I am working through a series on integration from dissociative identity disorder (DID), which begins here. I am using Rachel Downing’s article, Understanding Integration , as a starting point and then building upon what she says with my own experiences.
Downing talks about her experiences in integrating various types of alter parts. My experiences were similar, and I was immensely grateful to have this article as my guide. Since I had found so few resources to explain how to integrate various types of alter parts, this article became a wonderful roadmap for how to interact with and heal various parts of myself.
Downing talks about a “cooking girl” alter part who had been spared from the abuse. My “innocent part” was my host personality, Faye. Choosing to integrate Faye into my core was challenging because I had to accept that no part of myself had been spared from the abuse. This was a painful reality that I had to grieve. However, most of myself already knew that the abuse had happened and that I hadn’t been spared, so once Faye was integrated, I actually did not need to spend much time grieving this loss.
Downing next talks about integrating “dangerous personalities,” such as those who are aggressive toward others. I actually struggled more with parts that were dangerous toward myself. I had multiple parts that were self-destructive, such as banging my head through self-injury or fantasizing about suicide.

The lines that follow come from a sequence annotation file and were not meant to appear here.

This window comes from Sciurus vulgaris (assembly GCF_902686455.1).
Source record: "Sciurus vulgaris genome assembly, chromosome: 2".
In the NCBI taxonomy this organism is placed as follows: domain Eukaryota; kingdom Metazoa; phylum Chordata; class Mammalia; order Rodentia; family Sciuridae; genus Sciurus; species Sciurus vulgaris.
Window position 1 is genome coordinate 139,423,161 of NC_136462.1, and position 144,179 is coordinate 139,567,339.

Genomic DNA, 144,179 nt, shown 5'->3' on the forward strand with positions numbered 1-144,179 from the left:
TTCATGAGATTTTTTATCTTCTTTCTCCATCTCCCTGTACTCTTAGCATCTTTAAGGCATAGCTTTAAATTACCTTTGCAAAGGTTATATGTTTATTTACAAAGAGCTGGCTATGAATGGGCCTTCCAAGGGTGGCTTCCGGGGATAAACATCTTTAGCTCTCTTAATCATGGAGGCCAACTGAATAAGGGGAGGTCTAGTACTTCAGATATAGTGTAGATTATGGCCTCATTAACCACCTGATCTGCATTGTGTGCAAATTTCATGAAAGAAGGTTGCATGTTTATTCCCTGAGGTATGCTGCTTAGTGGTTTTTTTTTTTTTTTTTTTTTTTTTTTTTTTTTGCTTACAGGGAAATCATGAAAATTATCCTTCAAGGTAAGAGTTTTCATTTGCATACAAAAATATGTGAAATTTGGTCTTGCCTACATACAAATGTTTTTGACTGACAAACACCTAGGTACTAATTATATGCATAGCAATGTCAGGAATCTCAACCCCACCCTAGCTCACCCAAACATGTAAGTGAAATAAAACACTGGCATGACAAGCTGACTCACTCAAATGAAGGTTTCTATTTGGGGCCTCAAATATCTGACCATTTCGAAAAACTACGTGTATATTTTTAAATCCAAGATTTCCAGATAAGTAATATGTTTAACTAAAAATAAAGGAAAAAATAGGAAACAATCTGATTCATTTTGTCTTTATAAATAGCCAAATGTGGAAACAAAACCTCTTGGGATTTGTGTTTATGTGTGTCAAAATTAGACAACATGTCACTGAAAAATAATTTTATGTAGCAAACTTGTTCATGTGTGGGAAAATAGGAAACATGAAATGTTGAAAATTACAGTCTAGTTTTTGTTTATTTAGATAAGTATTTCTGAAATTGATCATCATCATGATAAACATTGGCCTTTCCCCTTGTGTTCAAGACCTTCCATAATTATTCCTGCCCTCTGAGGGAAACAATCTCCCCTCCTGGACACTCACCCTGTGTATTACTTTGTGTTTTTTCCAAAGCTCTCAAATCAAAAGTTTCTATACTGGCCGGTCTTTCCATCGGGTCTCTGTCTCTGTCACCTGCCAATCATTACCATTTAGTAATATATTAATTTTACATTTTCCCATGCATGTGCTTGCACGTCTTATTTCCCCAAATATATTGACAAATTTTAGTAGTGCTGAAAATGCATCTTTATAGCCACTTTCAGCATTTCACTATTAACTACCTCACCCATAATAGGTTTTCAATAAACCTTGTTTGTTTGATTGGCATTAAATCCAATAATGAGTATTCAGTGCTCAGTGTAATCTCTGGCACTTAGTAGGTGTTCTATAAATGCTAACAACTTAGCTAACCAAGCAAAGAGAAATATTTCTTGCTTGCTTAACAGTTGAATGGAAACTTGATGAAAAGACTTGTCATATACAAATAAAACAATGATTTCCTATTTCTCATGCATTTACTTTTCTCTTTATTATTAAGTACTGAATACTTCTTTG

I believe my experience was consistent with Downing’s that integrating “dangerous” parts was immensely healing. It was easy to love the wounded child parts but not as easy to love the self-persecuting parts that told me that I deserved to suffer. I accepted that every part was me and that, for this reason, all parts were “good.”
I chose to love and accept each part no matter how much it frightened me or how much it lashed out at me. As an example, I had parts that were filled self-loathing (I called them persecutor parts). They would flood my head with messages about how worthless I was. I would tell these parts thank you for the role they served in helping me survive my childhood. I would then tell them that their anger was actually toward my abusers rather than me. I would offer to let them “kill” whichever abuser they wished through visualization. I would scroll through a mental rolodex in my head of various abusers until that part of myself attacked one. I would let the visualizations get as graphic and disturbing as they needed to.
Once a persecutor part was given the freedom to direct its anger at the source and was reassured that I loved and accepted that part, I no longer had a need to keep that part separate, and it would integrate. Because these parts of myself were some of the most wounded, my choice to love and accept them as “me” resulted in amazing healing.
I am going to continue this series next week. I apologize to those who aren’t getting much out of the topic of integration from DID, but I hope that some are finding this series useful. I would have loved to have read something similar when I was trying to figure out how to integrate from DID.
Photo credit: Hekatekris